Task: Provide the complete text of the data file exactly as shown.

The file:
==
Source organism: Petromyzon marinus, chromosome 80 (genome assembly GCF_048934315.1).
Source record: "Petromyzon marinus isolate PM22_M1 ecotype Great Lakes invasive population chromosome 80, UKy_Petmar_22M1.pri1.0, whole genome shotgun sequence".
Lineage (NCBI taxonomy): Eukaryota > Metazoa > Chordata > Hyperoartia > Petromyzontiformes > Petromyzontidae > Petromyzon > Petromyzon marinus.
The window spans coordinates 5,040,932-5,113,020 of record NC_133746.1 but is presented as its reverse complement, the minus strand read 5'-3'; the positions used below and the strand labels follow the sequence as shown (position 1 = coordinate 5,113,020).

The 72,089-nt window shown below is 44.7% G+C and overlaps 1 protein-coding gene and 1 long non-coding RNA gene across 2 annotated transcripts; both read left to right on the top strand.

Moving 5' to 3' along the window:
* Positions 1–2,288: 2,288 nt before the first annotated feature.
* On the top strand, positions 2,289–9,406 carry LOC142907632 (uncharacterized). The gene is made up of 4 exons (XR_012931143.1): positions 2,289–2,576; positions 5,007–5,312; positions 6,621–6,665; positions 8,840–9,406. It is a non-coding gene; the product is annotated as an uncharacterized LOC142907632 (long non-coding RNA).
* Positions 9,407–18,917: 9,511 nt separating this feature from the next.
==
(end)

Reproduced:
Source organism: Petromyzon marinus, chromosome 80 (genome assembly GCF_048934315.1).
Source record: "Petromyzon marinus isolate PM22_M1 ecotype Great Lakes invasive population chromosome 80, UKy_Petmar_22M1.pri1.0, whole genome shotgun sequence".
Lineage (NCBI taxonomy): Eukaryota > Metazoa > Chordata > Hyperoartia > Petromyzontiformes > Petromyzontidae > Petromyzon > Petromyzon marinus.
The window spans coordinates 5,040,932-5,113,020 of record NC_133746.1 but is presented as its reverse complement, the minus strand read 5'-3'; the positions used below and the strand labels follow the sequence as shown (position 1 = coordinate 5,113,020).

The 72,089-nt window shown below is 44.7% G+C and overlaps 1 protein-coding gene and 1 long non-coding RNA gene across 2 annotated transcripts; both read left to right on the top strand.

Moving 5' to 3' along the window:
* Positions 1–2,288: 2,288 nt before the first annotated feature.
* On the top strand, positions 2,289–9,406 carry LOC142907632 (uncharacterized). The gene is made up of 4 exons (XR_012931143.1): positions 2,289–2,576; positions 5,007–5,312; positions 6,621–6,665; positions 8,840–9,406. It is a non-coding gene; the product is annotated as an uncharacterized LOC142907632 (long non-coding RNA).
* Positions 9,407–18,917: 9,511 nt separating this feature from the next.